But why is this so bad? The short answer is that it sounds artificial– we can tell when something seems fake, and “totally zan” sounds fake. The longer answer: slang words, whether they’re simple abbreviations of more complex terms or derogatory epitaphs, aren’t created in a vacuum. Language, culture, history, prejudice and fleeting trends all come together to create them. Let’s take modern text speech as an example: acronyms like WTF or LOL were created by the technology of keyboards and mobile phone messaging. When we hear or read them, that history and cultural baggage comes along for the ride.
Unless you’ve created a setting as rich and detailed and steeped in culture and history as the real world (pro tip: you haven’t), your clever slang is just random nonsense you made up. It doesn’t have that grounding, and because of that it comes across as fake.
So if you can’t make up cool new swear words for your characters to use, what should you do instead? If you’re writing sci-fi or alt history set in the current day, just have everyone use contemporary modes of speech. Really, it’s fine. I’m not going to think your future setting is more believable because your characters say “frag” instead of fuck or “flatline” instead of dead. People have been saying fuck and dead for hundreds of years. They’re probably not going to stop because we invented interstellar travel.
Now what about fantasy? You’ve got to modify characters’ speech there, right? Well, you could. The standard approach is to have everyone use contractions less often and talk about coin and whores all the time. Or you could just go with contemporary speech as well. I mean, as long as you don’t have you stern gruff king talking about his iPad, it will probably be fine. For example, I recently read a quite excellent book called Sorcerer of the Wildeeps; it’s not quite standard fantasy, but it takes place in a low-technology world where magic exists. The dialogue is frequently not what you’re probably expecting from that sort of setting. I won’t go into details, you should see it for yourself.
One of my private fantasies is inventing a time machine and travelling back in time nearly six hundred and fifty years to 15 November 2142. I would then strangle Wallam-Crane at birth.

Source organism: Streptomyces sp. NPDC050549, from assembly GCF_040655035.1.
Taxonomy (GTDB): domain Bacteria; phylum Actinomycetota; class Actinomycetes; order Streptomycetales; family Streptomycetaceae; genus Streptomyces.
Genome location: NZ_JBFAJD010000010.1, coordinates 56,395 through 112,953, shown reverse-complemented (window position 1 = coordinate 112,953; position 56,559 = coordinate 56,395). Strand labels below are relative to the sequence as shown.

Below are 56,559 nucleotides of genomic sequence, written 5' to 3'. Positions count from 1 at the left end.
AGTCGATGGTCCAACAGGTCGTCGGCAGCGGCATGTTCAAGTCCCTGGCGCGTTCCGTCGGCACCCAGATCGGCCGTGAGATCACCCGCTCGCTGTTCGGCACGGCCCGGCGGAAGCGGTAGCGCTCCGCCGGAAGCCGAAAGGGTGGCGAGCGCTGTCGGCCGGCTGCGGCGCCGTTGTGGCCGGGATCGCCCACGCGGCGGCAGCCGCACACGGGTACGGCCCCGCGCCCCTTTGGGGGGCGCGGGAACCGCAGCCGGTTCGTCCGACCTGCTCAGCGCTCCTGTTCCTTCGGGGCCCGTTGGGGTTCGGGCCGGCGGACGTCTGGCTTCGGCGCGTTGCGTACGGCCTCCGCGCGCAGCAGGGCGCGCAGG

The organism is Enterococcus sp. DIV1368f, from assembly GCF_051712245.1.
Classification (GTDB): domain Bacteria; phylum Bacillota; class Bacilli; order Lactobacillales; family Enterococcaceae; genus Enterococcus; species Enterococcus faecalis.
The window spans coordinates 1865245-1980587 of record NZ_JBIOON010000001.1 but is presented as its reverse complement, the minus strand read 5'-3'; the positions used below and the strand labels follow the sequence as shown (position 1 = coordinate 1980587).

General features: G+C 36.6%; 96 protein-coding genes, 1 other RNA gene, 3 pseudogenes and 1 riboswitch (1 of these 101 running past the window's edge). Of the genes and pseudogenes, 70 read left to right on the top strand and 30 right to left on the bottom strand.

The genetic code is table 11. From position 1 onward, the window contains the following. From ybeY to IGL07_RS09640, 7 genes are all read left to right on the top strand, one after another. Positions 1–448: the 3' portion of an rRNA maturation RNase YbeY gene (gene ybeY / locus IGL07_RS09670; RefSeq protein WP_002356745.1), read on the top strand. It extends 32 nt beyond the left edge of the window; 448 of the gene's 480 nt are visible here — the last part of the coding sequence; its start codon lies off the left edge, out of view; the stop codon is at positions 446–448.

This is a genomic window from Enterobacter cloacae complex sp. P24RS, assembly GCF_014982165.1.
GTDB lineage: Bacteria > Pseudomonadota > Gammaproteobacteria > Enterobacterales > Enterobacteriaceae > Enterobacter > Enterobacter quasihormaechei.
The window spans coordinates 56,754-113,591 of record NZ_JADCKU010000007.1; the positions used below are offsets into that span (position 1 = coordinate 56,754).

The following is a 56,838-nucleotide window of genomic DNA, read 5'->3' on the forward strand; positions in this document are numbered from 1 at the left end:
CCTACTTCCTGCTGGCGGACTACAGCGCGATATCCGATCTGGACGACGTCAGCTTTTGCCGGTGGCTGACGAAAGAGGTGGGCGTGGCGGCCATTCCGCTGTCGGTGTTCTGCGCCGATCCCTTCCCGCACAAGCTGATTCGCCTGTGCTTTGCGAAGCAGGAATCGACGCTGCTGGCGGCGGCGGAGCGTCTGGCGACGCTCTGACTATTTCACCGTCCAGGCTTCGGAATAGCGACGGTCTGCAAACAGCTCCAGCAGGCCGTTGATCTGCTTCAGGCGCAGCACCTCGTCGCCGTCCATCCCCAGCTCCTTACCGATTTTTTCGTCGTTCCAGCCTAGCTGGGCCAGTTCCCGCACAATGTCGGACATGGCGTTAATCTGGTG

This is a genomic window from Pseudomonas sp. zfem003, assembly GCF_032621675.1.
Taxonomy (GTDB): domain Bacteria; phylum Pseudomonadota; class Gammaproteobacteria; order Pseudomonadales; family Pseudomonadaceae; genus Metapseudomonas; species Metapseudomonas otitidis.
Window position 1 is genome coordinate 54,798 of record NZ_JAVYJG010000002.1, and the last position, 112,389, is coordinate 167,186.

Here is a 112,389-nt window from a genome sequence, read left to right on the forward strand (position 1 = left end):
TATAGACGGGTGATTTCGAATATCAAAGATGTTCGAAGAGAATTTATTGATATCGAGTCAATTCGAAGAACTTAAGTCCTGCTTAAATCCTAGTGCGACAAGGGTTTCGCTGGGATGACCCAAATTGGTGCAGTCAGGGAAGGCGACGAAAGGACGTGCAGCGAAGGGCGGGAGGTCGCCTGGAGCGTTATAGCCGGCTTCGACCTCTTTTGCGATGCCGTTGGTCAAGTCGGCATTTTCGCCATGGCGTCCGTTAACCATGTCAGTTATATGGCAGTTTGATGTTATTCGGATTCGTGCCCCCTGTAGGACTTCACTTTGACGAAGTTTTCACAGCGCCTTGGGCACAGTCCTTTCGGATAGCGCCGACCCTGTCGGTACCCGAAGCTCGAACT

I feel like this should have been the opening of the book.
If it wasn’t for him, I’d be normal instead of labelled a nean, a throwback. Yes, I’m one of them. The polite people would call me Handicapped, but you can call me ape girl if you like. The name doesn’t change anything. My immune system can’t survive anywhere other than Earth. I’m in prison, and it’s a life sentence.
The tragic thing about this book is that the setup is actually fairly interesting. In the future, humans can travel to other planets cheaply and easily through portal technology, created by this Wallam-Crane fellow. However, it turns out that a small percent of the population are born with an immune system disorder that will kill them if they leave Earth’s natural environment; these “Handicapped” people have always existed, their condition unnoticed in a world where interplanetary travel was an impossibility, but when that changed with the advent of the portals they found themselves stranded on Earth as the rest of humanity colonized the stars.
As sci-fi premises go, that’s pretty good. In the classic mode of the genre, it imagines how the invention of new technology brings about societal and cultural changes as humanity’s priorities and limitations are altered by a major paradigm shift. It’s a better dystopian idea than anything that followed in The Hunger Games’ wake since the plight of the Handicappped isn’t being arbitrarily forced on them by an oppressive government, and it certainly beats Divergent’s nonsensical faction stuff.
The problem comes in how the Handicapped are viewed and treated by the rest of humanity.
Let’s set up a little thought experiment here. The parts of the book I’ve read don’t say what percentage of the population has the condition, but we do learn that “it’s triple ten. One in ten risk if both parents are Handicapped themselves. One in a hundred if one parent is Handicapped. One in a thousand if neither parent is.” Since Handicapped people have to live on Earth and we’re told that very few non-Handicapped people ever go there anymore, we’ll take 1 out of every 1000 births as the average prevalence of the condition, as the vast majority of the population would never be in a position to raise their odds of producing an affected child beyond that.
By way of comparison, the country I live in has the highest incidence of Cystic Fibrosis in the world at 1/1353 births, which translates to a whopping 1200 people affected out of a population of 4.5 million. Now imagine that as well as being very rare, people who have the condition all have to live on an island off the coast that no one else ever visits. Given those circumstances, would it be surprising if most people had never even heard of it?
This is not the case with the Handicapped in Earth Girl. They appear to be the most visible and visibly detested minority in the galaxy, with the non-Handicapped population spending an inordinate amount of time and energy fearing them, ridiculing them, and hating them, even though it’s vanishingly unlikely that any but a tiny percentage have ever been on the same planet as them. Most people would go their entire lives never entering the same solar system. Under those conditions, where is all of this animosity coming from?
This isn’t just a small background detail. Our heroine’s entire plan is to enrol in an offworld college where the first year of studies takes place on Earth, then triumphantly reveal herself after gaining the trust and confidence of the students. Except given how rare her condition is, it’s fairly likely that at least some of the people in her class will have no idea what she’s talking about.